ACC newcomers Syracuse, Pitt meet the press
In previous years, Syracuse University offensive lineman Macky MacPherson would have been at a location somewhere up North if he had been chosen to represent the Orange’s football team at a preseason media day.
That was because Syracuse was a member of the Big East. But that changed on July 1 when the Orange joined the ACC. So, MacPherson and defensive lineman Jay Bromley were two of the four new kids on the block at the ACC’s preseason football kickoff Sunday at the Grandover Resort. The others were wide receiver Devin Street and defensive lineman Aaron Donald of Pittsburgh, which also left the Big East on July 1.
“It’s kind of like your birthday,” MacPherson said. “It’s different but you don’t feel any different.”
Right now, the only difference MacPherson has noticed is the cultural one between the Snow Belt and Tobacco Road.
“I was born and raised in Syracuse so there have been a few things that have been a culture shock to me,” MacPherson said on Sunday. “You know, holding the door open and some lady calls you sweetie. That’s something you don’t see here in New York. And of course, sweet tea. I like my tea unsweet. That’s apparently some sort of mortal sin. But, it’s been an interesting ride so far.”
The ride will be different when the Orange and the Panthers start playing league games.
“The tempo is going to be a little faster,” Street said. “That’s going to be the biggest difference. Not only at the skill positions but at all positions.”
Pitt will get a full dose of how good the league’s better teams are when it opens with defending conference champ Florida State on Sept. 2. That looms as a tall order for a program that went 6-7 last season but showed that it can play with the ACC’s upper echelon when it upset Virginia Tech.
The other wins came against Gardner-Webb, Buffalo, Temple, Rutgers and South Florida.
“We have to come out and prove that we can hang,” Street said. “It’s a prestigious conference, a better conference and we have to go out there and prove that we can compete.”
The new surroundings may have confused Bromley, who sounded as if he were talking more about the Southeastern Conference than the ACC as he spoke about his new league.
“The first thing I think about is tradition,” Bromley said. “Football is king down South. It goes back a long time when I think of these schools and I respect that. But, tradition won’t win you football games. You’ve got to go out there and do the work.”
Syracuse, with Jim Brown and Donovan McNabb among its past greats, has a football tradition more impressive than some ACC institutions. But, the magnitude of the switch wasn’t lost on Bromley.
“Changing conferences is a big deal,” Bromley said. “When you do that, it’s for a long time. Going into my senior year, I’m looking forward to setting the bar high for my teammates so they can one day be considered on the same level with the Clemsons and Florida States.”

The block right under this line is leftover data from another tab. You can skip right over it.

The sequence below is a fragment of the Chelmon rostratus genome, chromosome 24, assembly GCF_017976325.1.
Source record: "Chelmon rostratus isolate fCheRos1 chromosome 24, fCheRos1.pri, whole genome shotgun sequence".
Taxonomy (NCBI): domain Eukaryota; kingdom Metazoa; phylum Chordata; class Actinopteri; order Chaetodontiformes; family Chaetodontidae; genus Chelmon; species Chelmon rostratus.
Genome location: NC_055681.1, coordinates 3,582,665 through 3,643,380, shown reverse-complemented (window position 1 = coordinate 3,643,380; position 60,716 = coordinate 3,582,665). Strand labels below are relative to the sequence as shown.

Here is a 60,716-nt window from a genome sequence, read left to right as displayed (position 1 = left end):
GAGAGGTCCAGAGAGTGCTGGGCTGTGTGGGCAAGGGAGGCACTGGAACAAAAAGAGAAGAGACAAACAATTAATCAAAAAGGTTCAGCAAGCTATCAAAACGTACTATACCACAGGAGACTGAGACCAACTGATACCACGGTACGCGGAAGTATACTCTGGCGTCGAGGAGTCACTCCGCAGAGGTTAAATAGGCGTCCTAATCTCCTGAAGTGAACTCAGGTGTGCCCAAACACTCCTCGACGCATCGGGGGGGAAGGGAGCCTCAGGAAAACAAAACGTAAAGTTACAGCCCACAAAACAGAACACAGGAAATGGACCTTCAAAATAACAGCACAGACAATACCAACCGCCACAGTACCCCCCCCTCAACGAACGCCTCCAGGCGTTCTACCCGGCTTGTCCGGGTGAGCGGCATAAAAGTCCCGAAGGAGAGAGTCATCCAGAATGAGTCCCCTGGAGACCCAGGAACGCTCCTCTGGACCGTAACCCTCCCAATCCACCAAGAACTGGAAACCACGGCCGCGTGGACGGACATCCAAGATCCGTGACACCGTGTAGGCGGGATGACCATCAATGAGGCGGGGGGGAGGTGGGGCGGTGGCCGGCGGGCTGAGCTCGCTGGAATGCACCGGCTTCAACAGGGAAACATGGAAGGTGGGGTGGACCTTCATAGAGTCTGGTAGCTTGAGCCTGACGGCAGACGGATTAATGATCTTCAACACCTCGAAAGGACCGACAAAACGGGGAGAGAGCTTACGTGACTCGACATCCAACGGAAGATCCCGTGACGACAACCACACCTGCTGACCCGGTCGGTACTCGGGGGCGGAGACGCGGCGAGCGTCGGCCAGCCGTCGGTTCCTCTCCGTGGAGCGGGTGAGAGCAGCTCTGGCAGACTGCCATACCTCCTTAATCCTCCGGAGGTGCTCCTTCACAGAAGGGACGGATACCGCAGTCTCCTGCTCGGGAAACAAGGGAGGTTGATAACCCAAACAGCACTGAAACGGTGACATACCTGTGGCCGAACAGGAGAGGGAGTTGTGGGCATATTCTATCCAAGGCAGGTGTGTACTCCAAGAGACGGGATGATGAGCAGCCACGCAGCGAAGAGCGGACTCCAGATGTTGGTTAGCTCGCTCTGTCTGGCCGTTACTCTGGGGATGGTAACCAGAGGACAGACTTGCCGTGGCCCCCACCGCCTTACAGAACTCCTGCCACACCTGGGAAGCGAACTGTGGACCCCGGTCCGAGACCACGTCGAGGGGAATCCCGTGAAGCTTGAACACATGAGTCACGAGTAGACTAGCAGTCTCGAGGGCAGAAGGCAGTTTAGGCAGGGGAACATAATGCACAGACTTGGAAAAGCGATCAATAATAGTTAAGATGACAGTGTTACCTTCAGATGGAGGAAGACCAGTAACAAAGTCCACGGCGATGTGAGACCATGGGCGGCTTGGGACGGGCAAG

The Orange, coming off an 8-5 campaign which it capped by pounding West Virginia 38-14 in the Pinstripe Bowl, will find out just how close it is to the level of league power Clemson when it opens conference play by hosting the Tigers on Oct. 5 after four nonconference games. They will get to stack up against the Seminoles on Nov. 16.
“The biggest thing about the switch is the competition,” Bromley said. “At the end of the day that’s what we players have. We don’t have a part in anything except the competition and getting to go against some of the best players in the country. It’s not every day you get to go against (Clemson quarterback and All-America candidate) Tajh Boyd or Florida State with all the great athletes they’ve got.”
With the addition of the two schools boosting the number of league football programs to 14, some of the tradition that Bromley talked about has gone the way of VCRs.
Schools play eight league games, resulting in some of the original members not playing each other every year as they did back in the day when the league’s membership was nine or fewer.
North Carolina doesn’t play Clemson or Wake Forest this season. N.C. State doesn’t face Virginia. Wake Forest doesn’t see the Cavaliers in addition to the Tar Heels.
During his state of the league press conference, Swofford said the feeling among league members was assuring league stability through expansion outweighed the ability of teams to play former rivals. Swofford didn’t offer much in the way of real news. He said he is interested in an increase in the money that each student-athlete is allowed but isn’t in favor of the idea put forth by SEC football and basketball coaches of paying student-athletes $300 per month.
“I’m not in favor of paying players,” Swofford said.
Swofford is in favor of scholarships paying all of an athletes cost of attending college, or paying them something additional based on need or paying them more of a stipend.
He also noted the possibility of legal issues with such things as Title IX, which requires equality for women’s sports.
He also said that the announcement of locations for future ACC championship games should be made about the time of this season’s contest in Charlotte on Dec. 7 in Charlotte.
That’s the trip Syracuse and Pittsburgh are most interested in making.